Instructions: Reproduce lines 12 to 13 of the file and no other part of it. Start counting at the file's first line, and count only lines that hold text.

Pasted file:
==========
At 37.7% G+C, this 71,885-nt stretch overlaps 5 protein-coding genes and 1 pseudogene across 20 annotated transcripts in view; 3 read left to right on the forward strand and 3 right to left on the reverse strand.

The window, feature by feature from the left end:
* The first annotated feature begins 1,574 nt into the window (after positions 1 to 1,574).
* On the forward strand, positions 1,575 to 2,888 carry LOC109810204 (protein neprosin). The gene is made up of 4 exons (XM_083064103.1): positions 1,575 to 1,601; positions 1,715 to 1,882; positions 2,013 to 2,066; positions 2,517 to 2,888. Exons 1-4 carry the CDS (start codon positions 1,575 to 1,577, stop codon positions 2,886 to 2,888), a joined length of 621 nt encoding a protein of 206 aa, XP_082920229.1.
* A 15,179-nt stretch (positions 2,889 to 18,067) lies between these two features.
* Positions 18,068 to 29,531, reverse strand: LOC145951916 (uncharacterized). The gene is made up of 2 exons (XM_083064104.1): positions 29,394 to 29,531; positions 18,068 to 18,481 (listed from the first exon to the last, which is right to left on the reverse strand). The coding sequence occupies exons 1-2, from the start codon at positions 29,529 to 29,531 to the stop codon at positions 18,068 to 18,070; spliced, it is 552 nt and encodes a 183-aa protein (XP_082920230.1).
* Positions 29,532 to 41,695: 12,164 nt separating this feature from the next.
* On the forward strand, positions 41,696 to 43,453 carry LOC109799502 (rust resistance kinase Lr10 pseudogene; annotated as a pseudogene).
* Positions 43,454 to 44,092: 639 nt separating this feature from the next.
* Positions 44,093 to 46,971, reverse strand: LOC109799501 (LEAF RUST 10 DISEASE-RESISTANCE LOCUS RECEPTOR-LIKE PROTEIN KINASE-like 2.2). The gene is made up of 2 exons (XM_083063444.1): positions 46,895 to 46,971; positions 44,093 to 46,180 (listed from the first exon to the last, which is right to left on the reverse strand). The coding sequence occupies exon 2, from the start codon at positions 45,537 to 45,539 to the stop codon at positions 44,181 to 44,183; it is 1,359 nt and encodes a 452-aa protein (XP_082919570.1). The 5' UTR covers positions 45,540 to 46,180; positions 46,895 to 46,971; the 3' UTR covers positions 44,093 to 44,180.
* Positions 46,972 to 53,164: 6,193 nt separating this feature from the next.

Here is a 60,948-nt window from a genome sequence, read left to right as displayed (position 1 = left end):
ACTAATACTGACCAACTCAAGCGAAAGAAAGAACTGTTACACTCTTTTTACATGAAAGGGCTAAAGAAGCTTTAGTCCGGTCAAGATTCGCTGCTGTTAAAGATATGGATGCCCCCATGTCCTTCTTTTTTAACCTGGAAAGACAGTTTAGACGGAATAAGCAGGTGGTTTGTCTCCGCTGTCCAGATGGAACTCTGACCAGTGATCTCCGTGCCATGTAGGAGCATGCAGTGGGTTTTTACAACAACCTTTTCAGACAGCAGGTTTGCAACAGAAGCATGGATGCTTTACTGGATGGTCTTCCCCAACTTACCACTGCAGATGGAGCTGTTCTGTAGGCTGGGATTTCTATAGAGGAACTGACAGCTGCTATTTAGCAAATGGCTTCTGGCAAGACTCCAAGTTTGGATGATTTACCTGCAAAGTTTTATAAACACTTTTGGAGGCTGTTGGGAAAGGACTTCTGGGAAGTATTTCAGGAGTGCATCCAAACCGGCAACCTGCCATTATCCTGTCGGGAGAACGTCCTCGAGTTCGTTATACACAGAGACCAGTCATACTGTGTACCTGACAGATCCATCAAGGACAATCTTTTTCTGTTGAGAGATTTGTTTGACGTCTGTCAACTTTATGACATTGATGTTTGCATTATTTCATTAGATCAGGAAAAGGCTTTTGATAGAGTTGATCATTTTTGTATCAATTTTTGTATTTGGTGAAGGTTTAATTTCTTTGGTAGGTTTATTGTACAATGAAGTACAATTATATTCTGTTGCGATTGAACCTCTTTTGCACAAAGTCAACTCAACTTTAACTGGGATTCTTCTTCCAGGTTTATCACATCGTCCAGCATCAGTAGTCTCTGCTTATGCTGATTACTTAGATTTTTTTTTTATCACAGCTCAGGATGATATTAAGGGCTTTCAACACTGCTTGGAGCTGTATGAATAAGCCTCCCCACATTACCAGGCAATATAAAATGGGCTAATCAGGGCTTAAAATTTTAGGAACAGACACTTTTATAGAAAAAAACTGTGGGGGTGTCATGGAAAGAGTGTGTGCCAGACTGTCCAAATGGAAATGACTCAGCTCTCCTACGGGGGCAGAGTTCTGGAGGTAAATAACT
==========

Here is a 60,948-nt window from a genome sequence, read left to right as displayed (position 1 = left end):
ACTAATACTGACCAACTCAAGCGAAAGAAAGAACTGTTACACTCTTTTTACATGAAAGGGCTAAAGAAGCTTTAGTCCGGTCAAGATTCGCTGCTGTTAAAGATATGGATGCCCCCATGTCCTTCTTTTTTAACCTGGAAAGACAGTTTAGACGGAATAAGCAGGTGGTTTGTCTCCGCTGTCCAGATGGAACTCTGACCAGTGATCTCCGTGCCATGTAGGAGCATGCAGTGGGTTTTTACAACAACCTTTTCAGACAGCAGGTTTGCAACAGAAGCATGGATGCTTTACTGGATGGTCTTCCCCAACTTACCACTGCAGATGGAGCTGTTCTGTAGGCTGGGATTTCTATAGAGGAACTGACAGCTGCTATTTAGCAAATGGCTTCTGGCAAGACTCCAAGTTTGGATGATTTACCTGCAAAGTTTTATAAACACTTTTGGAGGCTGTTGGGAAAGGACTTCTGGGAAGTATTTCAGGAGTGCATCCAAACCGGCAACCTGCCATTATCCTGTCGGGAGAACGTCCTCGAGTTCGTTATACACAGAGACCAGTCATACTGTGTACCTGACAGATCCATCAAGGACAATCTTTTTCTGTTGAGAGATTTGTTTGACGTCTGTCAACTTTATGACATTGATGTTTGCATTATTTCATTAGATCAGGAAAAGGCTTTTGATAGAGTTGATCATTTTTGTATCAATTTTTGTATTTGGTGAAGGTTTAATTTCTTTGGTAGGTTTATTGTACAATGAAGTACAATTATATTCTGTTGCGATTGAACCTCTTTTGCACAAAGTCAACTCAACTTTAACTGGGATTCTTCTTCCAGGTTTATCACATCGTCCAGCATCAGTAGTCTCTGCTTATGCTGATTACTTAGATTTTTTTTTTATCACAGCTCAGGATGATATTAAGGGCTTTCAACACTGCTTGGAGCTGTATGAATAAGCCTCCCCACATTACCAGGCAATATAAAATGGGCTAATCAGGGCTTAAAATTTTAGGAACAGACACTTTTATAGAAAAAAACTGTGGGGGTGTCATGGAAAGAGTGTGTGCCAGACTGTCCAAATGGAAATGACTCAGCTCTCCTACGGGGGCAGAGTTCTGGAGGTAAATAACT